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From: Ben Creisler email@example.com
Here's what I posted about the name Oplosaurus on
Oplosaurus Gervais 1852 "armored lizard"
(for Gr. hoplon "weapon, shield" + Gr. sauros "lizard")
(m) The name is probably based on Mantell's earlier
speculation that the then-unnamed tooth might belong to a
Hylaeosaurus-type armored dinosaur; the tooth belongs to a
sauropod. [= ?Pelorosaurus]
Greek hoplon could mean a tool or a weapon. It also had
the more limited sense of a large shield. In scientific
nomenclature, hoplo- or oplo- is usually used to
mean "armor" or "weapon": Euoplocephalus,
Sorry--this word has NOTHING to do with "dweller." Greek
hoplites means "heavy-armed" or "heavily armed" and was
used as a substantive to mean a heavy-armed soldier--thus
its use in vertebrae paleontology for heavily armored
animals: Hoplitosaurus, Sauroplites, etc.
A note about dropping the "h" in Greek words--the sound
was indicated in Greek spelling by using an aspiration
mark in front of a vowel rather than by using an actual
written letter as in Latin. When the aspiration mark is
latinized it should become the letter "h." Note, however,
that when Greek words are combined, the "h" should drop
internally (thus Greek euoplos "well-armored" rather than
euhoplos) or should be assimilated to certain consonants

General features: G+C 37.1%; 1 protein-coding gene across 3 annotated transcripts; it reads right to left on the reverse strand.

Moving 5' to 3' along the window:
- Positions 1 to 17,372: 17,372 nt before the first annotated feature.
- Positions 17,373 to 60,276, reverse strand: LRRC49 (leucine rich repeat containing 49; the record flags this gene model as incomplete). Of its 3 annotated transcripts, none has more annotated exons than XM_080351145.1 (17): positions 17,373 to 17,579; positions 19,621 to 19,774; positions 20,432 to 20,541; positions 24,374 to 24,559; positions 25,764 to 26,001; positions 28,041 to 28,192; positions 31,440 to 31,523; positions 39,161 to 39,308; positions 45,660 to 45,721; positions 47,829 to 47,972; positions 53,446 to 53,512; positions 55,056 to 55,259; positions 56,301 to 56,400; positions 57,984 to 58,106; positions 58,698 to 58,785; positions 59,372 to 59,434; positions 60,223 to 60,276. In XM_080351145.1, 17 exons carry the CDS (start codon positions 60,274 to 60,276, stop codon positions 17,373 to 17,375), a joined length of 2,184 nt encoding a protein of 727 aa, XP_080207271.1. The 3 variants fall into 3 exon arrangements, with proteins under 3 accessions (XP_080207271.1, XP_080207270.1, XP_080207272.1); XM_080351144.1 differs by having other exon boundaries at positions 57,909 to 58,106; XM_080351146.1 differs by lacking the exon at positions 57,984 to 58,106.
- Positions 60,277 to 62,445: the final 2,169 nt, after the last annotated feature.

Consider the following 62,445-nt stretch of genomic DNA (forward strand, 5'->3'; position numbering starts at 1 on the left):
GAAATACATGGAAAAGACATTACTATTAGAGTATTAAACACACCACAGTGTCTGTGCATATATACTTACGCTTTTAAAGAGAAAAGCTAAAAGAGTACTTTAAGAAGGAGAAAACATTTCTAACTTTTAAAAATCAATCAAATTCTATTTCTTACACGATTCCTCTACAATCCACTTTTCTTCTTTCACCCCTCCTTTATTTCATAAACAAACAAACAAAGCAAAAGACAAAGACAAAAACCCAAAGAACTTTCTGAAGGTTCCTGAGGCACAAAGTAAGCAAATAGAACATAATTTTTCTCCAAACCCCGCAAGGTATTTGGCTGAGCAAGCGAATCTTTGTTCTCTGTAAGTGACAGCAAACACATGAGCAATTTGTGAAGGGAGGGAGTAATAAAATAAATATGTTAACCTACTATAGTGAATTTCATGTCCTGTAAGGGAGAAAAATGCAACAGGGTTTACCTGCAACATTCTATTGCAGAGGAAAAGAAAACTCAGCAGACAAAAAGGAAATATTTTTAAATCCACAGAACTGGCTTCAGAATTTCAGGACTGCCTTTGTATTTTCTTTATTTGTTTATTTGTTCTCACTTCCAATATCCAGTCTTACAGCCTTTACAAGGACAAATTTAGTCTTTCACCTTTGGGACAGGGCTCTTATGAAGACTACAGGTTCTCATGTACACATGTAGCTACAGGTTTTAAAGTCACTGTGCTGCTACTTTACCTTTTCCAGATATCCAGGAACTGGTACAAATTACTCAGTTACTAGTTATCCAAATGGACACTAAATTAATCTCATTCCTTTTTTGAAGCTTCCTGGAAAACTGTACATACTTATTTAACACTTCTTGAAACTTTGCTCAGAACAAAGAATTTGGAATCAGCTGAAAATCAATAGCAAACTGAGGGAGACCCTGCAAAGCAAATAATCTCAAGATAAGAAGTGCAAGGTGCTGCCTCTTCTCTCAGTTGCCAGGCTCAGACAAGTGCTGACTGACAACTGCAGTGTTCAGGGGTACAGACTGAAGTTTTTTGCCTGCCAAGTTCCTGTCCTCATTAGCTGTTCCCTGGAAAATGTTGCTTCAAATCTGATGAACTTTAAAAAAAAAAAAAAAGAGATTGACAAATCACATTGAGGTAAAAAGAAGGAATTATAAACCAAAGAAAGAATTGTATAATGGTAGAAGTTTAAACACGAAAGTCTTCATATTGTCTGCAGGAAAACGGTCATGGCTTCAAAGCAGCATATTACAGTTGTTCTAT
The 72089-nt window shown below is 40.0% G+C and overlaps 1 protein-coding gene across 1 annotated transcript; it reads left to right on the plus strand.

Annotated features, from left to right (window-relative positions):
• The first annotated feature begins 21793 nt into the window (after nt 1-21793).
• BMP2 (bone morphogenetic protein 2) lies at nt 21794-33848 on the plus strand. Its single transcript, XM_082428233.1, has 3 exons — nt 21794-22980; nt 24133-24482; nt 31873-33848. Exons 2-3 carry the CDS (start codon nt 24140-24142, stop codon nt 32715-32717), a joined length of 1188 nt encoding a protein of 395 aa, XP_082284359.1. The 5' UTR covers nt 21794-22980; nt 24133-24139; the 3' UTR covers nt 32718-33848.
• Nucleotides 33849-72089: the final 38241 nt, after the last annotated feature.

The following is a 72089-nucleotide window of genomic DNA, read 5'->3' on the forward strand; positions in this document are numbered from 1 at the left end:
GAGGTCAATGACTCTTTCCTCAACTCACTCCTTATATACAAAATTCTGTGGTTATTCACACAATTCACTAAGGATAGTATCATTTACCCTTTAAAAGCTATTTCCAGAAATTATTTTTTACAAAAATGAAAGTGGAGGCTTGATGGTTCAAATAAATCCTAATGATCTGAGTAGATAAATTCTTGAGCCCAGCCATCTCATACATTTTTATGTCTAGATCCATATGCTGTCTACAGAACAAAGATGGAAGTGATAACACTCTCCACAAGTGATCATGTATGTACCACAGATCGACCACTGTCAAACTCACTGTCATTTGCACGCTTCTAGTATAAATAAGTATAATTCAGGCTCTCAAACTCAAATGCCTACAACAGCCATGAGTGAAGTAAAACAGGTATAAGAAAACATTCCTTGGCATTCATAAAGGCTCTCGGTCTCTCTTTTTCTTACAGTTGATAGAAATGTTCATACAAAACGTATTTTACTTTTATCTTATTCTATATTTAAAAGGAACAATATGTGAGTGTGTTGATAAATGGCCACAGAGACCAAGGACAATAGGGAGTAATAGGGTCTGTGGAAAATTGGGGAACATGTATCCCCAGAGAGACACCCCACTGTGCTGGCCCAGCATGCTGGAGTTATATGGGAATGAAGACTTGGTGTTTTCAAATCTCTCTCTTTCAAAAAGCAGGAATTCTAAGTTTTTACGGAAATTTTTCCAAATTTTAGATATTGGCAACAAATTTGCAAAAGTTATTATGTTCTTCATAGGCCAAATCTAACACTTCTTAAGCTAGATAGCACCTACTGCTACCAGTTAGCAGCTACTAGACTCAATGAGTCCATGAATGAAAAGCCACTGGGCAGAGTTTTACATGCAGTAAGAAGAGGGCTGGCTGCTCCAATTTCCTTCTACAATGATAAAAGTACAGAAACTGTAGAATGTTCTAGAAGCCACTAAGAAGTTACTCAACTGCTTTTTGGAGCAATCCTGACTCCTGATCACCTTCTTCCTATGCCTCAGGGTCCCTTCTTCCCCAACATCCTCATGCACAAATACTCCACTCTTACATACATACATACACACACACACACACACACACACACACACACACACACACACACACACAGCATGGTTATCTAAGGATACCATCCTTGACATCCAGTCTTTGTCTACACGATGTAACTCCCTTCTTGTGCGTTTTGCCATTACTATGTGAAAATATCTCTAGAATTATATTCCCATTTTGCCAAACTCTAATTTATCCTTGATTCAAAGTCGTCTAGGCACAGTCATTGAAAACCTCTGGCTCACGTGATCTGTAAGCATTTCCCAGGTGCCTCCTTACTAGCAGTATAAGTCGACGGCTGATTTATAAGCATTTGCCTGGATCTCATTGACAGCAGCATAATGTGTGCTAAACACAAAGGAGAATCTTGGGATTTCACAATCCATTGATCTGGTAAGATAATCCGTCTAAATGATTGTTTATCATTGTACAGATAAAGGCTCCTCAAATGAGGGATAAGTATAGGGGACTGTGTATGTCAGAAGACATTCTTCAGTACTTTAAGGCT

so that t became th, p became ph, etc. (ephoplizo "arm
against" from epi "against" + hoplizo "to arm"--I'll spare
the details for now). The upshot of all this is that Greek
lexicons DON'T have words listed under a letter "H"--
instead, they appear under the first vowel. Greek hoplon
appears under "o" (omicron), hydros ("water") under "y,"
Dropping the initial Greek "h" in scientific names is not
uncommon in scientific names, but can be a bit confusing.
I am continually astonished at the misreadings of the name
Elosaurus, proposed by Peterson and Gilmore for a juvenile
Apatosaurus, assumed to be a tiny type of adult sauropod.
The name clearly derives from Greek helos "marsh" as in
Elotherium "marsh beast, " another name for giant pig-like
Entelodon. Elosaurus means "marsh lizard" and is a pun on
O.C. Marsh's name--the specimen was found next to an adult
skeleton of Marsh's "Brontosaurus," then assumed to be a
swamp-dwelling dinosaur. Here's my entry from Dinosauria
Elosaurus Peterson & Gilmore 1902 "marsh lizard"
EL-o-SAWR-us ( for Gr. helos "marsh" (often spelled elo-
in zoological and botanical names) + Gr. sauros "lizard")
(m) a pun on the supposed "marshy" lifestyle of sauropods
and O.C. Marsh's name: the small specimen was found next
to a skeleton of Marsh's famous "Brontosaurus." [=